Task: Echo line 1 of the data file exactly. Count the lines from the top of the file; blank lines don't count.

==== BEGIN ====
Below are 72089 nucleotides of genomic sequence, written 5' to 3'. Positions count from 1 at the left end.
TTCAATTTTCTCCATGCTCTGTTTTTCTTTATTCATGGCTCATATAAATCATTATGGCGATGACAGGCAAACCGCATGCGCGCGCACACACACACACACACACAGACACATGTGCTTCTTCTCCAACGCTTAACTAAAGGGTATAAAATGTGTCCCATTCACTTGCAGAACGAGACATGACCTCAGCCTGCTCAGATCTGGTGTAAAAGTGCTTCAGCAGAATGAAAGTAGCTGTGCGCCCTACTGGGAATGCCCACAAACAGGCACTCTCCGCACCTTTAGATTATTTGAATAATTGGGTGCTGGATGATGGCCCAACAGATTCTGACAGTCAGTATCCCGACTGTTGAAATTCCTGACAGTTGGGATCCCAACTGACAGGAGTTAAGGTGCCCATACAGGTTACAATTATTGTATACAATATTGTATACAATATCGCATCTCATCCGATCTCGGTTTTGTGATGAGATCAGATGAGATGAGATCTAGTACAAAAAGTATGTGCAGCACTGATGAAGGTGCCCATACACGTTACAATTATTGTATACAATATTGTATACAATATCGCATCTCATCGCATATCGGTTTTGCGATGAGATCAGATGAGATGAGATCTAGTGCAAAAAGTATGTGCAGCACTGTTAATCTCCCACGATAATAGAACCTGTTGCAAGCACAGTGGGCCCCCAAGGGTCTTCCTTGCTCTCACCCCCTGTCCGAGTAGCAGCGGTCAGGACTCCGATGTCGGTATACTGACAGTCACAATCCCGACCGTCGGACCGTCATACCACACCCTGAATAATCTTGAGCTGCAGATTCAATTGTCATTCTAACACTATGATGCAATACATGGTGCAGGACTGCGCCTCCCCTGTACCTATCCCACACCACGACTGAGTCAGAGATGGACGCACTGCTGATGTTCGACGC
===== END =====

Below are 72089 nucleotides of genomic sequence, written 5' to 3'. Positions count from 1 at the left end.